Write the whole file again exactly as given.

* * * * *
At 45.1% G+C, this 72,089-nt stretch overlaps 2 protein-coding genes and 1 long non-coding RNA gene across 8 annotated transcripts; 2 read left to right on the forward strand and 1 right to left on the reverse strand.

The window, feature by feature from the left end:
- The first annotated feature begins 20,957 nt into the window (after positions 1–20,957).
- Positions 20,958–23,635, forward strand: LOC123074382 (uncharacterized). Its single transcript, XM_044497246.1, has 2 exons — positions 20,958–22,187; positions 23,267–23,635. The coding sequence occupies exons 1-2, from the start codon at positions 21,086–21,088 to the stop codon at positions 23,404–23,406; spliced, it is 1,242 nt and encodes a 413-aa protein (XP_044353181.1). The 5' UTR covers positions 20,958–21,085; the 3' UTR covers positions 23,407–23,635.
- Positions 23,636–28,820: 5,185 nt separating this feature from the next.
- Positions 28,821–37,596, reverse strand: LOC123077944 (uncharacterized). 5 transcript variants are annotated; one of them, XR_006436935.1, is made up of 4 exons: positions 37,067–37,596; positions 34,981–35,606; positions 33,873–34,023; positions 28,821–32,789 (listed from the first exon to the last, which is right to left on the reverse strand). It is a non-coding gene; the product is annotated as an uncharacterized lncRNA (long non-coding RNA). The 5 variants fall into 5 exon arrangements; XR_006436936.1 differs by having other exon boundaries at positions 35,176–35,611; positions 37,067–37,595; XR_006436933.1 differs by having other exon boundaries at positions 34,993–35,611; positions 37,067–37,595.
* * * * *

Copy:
At 45.1% G+C, this 72,089-nt stretch overlaps 2 protein-coding genes and 1 long non-coding RNA gene across 8 annotated transcripts; 2 read left to right on the forward strand and 1 right to left on the reverse strand.

The window, feature by feature from the left end:
- The first annotated feature begins 20,957 nt into the window (after positions 1–20,957).
- Positions 20,958–23,635, forward strand: LOC123074382 (uncharacterized). Its single transcript, XM_044497246.1, has 2 exons — positions 20,958–22,187; positions 23,267–23,635. The coding sequence occupies exons 1-2, from the start codon at positions 21,086–21,088 to the stop codon at positions 23,404–23,406; spliced, it is 1,242 nt and encodes a 413-aa protein (XP_044353181.1). The 5' UTR covers positions 20,958–21,085; the 3' UTR covers positions 23,407–23,635.
- Positions 23,636–28,820: 5,185 nt separating this feature from the next.
- Positions 28,821–37,596, reverse strand: LOC123077944 (uncharacterized). 5 transcript variants are annotated; one of them, XR_006436935.1, is made up of 4 exons: positions 37,067–37,596; positions 34,981–35,606; positions 33,873–34,023; positions 28,821–32,789 (listed from the first exon to the last, which is right to left on the reverse strand). It is a non-coding gene; the product is annotated as an uncharacterized lncRNA (long non-coding RNA). The 5 variants fall into 5 exon arrangements; XR_006436936.1 differs by having other exon boundaries at positions 35,176–35,611; positions 37,067–37,595; XR_006436933.1 differs by having other exon boundaries at positions 34,993–35,611; positions 37,067–37,595.